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Pei-Ying Hsieh July 21, 2000 10:52

IC & BC for slug flow simulation
 
Hi,

I have a slug flow problem. Can anyone tell me how initial conditions and boundary conditions are usually specified? Thanks!

Pei-Ying Hsieh

John C. Chien July 23, 2000 19:30

Re: IC & BC for slug flow simulation
 
(1). I would say, do whatever you like. (2). Initial condition is something you specify first for the transient flow calculations. For the steady state calculations, you have the initial guess of the flow field. (3). The boundary condition is something for the wall boundary, inlet, outlet, or symmetry boundaries. These determine uniquely the problem you are trying to solve. (4). By the way, what is a slug flow problem?

Pei-Ying Hsieh July 24, 2000 09:02

Re: IC & BC for slug flow simulation
 
Hi, John,

Thank you for your reponse.

For oil industry (although I am not in the oil industry), they transport oil through pipes. In the oil pipes, air and water also exist. I believe some people call this slug flow (or, in waste transport industry, they have the same slug flow problem).

In my problem, surface tension effect is strong and it is a transient problem. If I consider oil as the primary fluid, how to specify the shapes of air and water initially since the shape depends on flow (geometry, velocity) and the surface tension (the radius of the air/liquid bubbles are greater than the radius of the pipe, so that they are not spherical).

As for BC, the oil/air interface moves into the domain of interests. For each grid point at the inlet, whether it is a interface varies with time and the curvature of the interface. Again, the curvature of the interface is unknown (depends on flow and surace tension). I tried uniform inlet velocity and a vertical stright line for interface (the pipe is horizontal), I got strange results and I don't think this is reasonable anyway.

Any suggestion? Thanks!

Pei-Ying

John C. Chien July 24, 2000 10:19

Re: IC & BC for slug flow simulation
 
(1). Very good. At least now I know that you are dealing with flow in a pipe. The geometry is a simple one. (2).You are not looking at small air bubbles, instead , a very large air bubble which is larger than the pipe raduis. Perhaps, what I should say is, certain portion of the flow in the pipe is air, and certain portion of the flow is oil. And there is always interface between the oil and the air region. (3). If you have a pipe connecting to a tank. The pipe is initially filled with air, and there is a gate at the entrance of the pipe which separate the oil from the air in the pipe. (4). So, you have the initial conditions, with velocity =0 everywhere, and the pressure in the tank is set to a value greater than that in the pipe. (5). At t=t0+, you open the gate (assuming that it does not disturb the flow pattern at the time the gate is open), and start the flow. So, I think, it is possible to assume that the initial interface is a straight line or a flat plane surface.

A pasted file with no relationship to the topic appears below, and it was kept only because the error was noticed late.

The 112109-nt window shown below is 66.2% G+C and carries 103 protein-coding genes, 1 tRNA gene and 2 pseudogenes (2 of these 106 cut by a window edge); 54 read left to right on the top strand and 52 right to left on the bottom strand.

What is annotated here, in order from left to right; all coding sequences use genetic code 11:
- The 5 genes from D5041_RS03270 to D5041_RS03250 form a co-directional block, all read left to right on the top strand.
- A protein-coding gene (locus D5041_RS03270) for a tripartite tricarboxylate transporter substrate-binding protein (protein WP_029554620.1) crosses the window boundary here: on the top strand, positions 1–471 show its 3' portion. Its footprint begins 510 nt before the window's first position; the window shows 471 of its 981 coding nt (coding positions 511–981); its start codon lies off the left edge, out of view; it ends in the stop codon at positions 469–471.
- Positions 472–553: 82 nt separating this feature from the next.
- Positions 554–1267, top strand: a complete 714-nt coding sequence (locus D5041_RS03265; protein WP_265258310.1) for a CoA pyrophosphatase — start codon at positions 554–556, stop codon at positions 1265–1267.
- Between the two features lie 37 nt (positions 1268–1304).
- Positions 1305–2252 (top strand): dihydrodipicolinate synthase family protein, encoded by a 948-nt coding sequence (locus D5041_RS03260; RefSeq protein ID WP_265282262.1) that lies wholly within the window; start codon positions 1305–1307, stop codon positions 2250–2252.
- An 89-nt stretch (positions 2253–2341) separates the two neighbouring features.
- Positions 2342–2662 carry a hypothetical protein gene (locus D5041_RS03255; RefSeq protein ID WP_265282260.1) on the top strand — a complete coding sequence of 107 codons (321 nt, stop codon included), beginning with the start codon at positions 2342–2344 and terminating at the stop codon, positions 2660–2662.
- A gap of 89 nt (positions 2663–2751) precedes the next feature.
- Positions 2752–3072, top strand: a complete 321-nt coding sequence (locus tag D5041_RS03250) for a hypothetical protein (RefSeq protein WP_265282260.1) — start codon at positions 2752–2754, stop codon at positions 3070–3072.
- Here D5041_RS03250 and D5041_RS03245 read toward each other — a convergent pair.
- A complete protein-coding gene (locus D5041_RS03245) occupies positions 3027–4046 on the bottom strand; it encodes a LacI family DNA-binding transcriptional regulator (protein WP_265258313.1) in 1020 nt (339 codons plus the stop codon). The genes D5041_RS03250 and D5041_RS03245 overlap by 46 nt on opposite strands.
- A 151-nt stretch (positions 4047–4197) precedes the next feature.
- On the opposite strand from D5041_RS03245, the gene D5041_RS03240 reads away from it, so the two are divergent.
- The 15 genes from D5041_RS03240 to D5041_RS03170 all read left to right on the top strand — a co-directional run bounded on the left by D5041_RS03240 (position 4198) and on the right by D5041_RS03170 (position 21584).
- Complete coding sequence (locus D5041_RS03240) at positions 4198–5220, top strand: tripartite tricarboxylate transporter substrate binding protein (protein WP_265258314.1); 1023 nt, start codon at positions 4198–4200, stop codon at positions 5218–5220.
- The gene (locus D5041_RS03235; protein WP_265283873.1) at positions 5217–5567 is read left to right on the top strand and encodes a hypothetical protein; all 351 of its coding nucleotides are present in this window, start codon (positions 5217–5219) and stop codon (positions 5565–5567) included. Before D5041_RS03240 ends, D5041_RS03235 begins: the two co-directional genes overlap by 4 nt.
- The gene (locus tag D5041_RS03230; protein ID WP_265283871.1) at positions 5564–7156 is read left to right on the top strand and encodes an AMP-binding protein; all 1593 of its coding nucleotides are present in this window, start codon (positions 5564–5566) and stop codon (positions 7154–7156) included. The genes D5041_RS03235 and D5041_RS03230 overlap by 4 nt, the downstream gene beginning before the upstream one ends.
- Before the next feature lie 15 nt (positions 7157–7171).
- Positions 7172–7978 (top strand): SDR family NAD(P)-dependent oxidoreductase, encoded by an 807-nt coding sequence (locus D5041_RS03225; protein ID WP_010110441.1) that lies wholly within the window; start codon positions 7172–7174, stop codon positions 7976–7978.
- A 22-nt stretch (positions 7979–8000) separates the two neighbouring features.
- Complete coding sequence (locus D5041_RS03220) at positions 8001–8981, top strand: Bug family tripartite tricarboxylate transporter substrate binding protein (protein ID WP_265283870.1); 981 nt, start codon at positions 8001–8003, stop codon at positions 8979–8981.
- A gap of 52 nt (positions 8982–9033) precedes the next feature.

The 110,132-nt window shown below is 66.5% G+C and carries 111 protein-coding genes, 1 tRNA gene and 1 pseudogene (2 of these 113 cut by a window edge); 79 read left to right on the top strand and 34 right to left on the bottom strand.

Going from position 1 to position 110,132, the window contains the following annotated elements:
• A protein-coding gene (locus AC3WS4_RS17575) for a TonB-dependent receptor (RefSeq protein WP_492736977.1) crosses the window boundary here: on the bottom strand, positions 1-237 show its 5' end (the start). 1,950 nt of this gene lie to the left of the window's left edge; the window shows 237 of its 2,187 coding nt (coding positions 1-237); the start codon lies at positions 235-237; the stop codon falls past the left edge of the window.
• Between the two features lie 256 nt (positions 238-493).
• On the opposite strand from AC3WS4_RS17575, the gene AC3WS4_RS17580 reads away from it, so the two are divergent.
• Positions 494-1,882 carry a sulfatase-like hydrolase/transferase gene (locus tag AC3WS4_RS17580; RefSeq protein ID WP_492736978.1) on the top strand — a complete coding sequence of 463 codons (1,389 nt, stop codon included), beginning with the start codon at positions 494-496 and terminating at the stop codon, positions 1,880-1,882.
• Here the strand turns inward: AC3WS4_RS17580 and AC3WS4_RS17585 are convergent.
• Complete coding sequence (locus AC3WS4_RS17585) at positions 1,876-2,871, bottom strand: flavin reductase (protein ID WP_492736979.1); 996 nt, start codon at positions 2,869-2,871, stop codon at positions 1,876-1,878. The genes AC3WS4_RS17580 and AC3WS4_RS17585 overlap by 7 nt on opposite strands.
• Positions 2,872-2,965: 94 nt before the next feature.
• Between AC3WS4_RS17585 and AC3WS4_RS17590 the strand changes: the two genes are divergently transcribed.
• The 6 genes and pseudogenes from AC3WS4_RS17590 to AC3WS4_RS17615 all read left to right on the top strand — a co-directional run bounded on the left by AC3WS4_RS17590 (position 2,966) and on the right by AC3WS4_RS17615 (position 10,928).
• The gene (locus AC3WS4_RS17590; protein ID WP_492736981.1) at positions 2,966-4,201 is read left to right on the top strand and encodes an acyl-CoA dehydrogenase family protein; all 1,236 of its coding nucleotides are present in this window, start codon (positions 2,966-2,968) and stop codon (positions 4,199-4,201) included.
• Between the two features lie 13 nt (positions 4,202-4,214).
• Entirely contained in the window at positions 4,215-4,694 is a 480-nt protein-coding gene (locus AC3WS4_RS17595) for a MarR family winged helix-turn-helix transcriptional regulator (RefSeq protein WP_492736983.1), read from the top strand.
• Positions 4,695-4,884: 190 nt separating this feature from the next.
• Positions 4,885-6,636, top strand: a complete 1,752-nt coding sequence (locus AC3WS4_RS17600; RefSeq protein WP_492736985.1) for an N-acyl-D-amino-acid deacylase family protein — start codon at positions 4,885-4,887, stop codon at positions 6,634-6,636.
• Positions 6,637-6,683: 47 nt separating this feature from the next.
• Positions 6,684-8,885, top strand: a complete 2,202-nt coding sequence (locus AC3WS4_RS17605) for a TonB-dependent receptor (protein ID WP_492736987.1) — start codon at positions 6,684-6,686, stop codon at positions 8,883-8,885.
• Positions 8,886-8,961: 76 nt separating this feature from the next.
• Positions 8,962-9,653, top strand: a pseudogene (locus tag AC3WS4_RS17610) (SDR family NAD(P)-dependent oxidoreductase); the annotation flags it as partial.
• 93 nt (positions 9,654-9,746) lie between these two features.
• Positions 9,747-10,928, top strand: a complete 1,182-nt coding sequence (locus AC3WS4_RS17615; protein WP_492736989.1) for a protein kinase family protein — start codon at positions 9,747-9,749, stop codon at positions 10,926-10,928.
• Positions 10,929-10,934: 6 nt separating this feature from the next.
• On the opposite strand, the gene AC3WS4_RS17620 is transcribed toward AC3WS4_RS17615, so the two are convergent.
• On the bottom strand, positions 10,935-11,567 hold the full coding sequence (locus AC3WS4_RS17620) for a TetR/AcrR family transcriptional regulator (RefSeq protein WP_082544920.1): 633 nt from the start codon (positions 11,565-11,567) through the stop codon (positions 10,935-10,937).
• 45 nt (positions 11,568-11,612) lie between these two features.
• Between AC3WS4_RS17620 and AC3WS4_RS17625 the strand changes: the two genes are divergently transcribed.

Andrzej Matuszkiewicz July 28, 2000 23:10

Re: IC & BC for slug flow simulation
 
It looks like you are interested in three-phase flow (oil, water and gas). There is a review article in Multiphase Science and Technology (1998). It is a very difficult problem and little is known on multiphase flows (if multi > 2). I would suggest to review this article as well as a book on two-phase flows (e.g. http://www.cfd-online.com/Books/show...hp3?book_id=58). Generally, slug flow is limied to a range of flow conditions and history. In a horizontal pipe it can have an axisymetric shape of elongated bubble or a nonsymetric plug depending of gas and liquid flow rates as well as on other parameters (e.g. inert gas or evaporated light components of oil). Generally, for a fixed flow conditions slugs travel in a series with only statictically repeatable shape and size. For transient formation of slug flow you may want to check "The Bubble-Slug Flow Pattern Transition and Instabilities of Void Fraction Waves" Int. J. Multiphase Flow, Vol. 13, No. 2, pp. 199-217, 1987.

Andrzej

Pei-Ying Hsieh July 31, 2000 08:38

Re: IC & BC for slug flow simulation
 
Hi, Andrzej,

Thank you very much for the info. They are very helpful to me.

Pei-Ying

Pei-Ying Hsieh July 31, 2000 08:54

Re: IC & BC for slug flow simulation
 
Hi, Andrzej,

Could you please send me the title of the review article in Multiphase Science and Technology? Thanks! (There are 4 volumes in 1998, also, there is an article in 1999 talks about the view of the future).

Pei-Ying

Andrzej Matuszkiewicz July 31, 2000 22:27

Re: IC & BC for slug flow simulation
 
"Multiphase Pipeline Flows in Hydrocarbon Recovery", Volume 10, Number 1 (1998) by Arne Valle. Check

http://www.begellhouse.com/mst/mst_previous.html#10_1

You may find there some other interesting staff on multiphase flows.

Andrzej


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